Should we be surprised at the flag question posed by the Haass Team?
The answer is no. Just think about it. This is a negotiation trying to dig three of the heaviest issues out of the political mud they are stuck in.
And remember also what the Haass/O'Sullivan team said at their news conference on November 22 that their intention is to make "meaningful progress" across these questions on flags, parades and the past.
So, somehow, they have to try to find middle ground.
Sinn Fein has published its proposals on flags inside a policy frame of "equality or neutrality".
"This can translate into both national flags on display or no flags at all to be flown," one of its documents states.
Haass knows that won't fly.
Nor will the Union flag across all the councils on designated days, with Belfast given special status, and the flag above the City Hall 365 days a year.
A 'new' or 'neutral' flag may never be designed, never mind displayed. But some new way has to be found. Everything has to be on the table.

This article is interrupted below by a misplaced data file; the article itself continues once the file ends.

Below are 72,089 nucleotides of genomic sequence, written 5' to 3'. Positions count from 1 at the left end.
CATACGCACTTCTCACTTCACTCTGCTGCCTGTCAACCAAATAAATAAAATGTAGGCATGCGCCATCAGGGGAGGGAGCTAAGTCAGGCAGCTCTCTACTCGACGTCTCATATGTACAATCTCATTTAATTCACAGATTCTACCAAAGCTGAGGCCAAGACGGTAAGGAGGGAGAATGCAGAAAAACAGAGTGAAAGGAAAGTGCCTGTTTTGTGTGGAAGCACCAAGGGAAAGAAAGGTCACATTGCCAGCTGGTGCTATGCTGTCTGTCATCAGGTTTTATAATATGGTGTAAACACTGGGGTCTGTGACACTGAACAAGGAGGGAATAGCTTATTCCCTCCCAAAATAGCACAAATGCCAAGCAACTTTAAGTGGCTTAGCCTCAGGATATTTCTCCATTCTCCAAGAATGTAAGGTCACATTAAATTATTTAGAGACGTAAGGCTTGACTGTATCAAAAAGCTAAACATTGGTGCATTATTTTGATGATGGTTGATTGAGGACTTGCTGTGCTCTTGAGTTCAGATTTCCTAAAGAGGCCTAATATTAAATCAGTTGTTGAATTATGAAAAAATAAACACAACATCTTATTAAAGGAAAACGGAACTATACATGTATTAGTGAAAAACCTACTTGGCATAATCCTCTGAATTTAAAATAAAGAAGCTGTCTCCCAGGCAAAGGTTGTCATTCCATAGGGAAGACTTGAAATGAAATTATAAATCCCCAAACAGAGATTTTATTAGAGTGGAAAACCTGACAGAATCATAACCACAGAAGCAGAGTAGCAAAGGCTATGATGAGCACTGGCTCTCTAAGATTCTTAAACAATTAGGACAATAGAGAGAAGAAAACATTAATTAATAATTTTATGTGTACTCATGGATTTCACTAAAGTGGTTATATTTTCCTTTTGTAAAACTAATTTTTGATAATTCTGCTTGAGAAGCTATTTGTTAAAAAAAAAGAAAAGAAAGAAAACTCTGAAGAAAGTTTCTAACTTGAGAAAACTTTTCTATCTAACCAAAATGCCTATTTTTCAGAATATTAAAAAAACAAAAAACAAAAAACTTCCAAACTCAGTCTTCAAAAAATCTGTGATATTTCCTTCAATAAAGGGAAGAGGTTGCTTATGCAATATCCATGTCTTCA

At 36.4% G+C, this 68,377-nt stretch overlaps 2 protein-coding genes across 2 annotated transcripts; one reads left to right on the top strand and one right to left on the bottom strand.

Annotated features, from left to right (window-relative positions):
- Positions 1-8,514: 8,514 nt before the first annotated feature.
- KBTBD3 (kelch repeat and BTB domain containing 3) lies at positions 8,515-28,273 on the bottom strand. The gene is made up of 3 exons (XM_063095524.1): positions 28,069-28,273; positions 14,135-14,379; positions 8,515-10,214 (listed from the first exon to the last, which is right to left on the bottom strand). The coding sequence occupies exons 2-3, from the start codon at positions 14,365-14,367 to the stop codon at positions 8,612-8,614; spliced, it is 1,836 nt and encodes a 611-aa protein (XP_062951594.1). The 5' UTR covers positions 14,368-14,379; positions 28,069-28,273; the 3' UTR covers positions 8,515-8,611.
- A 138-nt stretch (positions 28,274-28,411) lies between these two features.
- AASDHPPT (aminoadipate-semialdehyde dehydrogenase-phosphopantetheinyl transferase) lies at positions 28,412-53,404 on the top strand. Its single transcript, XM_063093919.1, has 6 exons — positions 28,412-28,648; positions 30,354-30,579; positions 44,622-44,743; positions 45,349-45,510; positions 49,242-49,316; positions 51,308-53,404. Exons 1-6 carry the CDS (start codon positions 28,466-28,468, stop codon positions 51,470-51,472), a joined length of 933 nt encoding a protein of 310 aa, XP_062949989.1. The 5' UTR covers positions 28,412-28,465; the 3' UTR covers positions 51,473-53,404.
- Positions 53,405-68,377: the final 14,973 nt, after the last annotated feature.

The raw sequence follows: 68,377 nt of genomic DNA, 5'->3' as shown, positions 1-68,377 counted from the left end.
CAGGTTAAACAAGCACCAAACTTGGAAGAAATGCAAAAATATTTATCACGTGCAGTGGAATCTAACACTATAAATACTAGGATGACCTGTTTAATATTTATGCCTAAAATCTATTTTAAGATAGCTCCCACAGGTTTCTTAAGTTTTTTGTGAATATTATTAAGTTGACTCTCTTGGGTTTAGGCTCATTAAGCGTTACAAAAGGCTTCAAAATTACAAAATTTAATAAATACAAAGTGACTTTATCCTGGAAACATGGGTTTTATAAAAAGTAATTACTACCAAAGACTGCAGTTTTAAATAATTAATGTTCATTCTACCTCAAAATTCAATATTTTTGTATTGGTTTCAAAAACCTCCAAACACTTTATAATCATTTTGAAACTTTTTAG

And, yes, it may be negotiated back off it again – but that still leaves an answer to be found.
The added challenge in this negotiation is that it is trying to answer not just one, but three of the toughest questions, and within the tightest of timeframes.
Recently the Attorney General's proposals on Troubles-era investigations prompted outrage.
And the flag is another raw issue. For a year now we have watched the fallout on the streets.
We have not yet arrived at the key phase in this negotiation.
In a few days time that will happen, and we will get some clearer indication of what these talks can realistically achieve.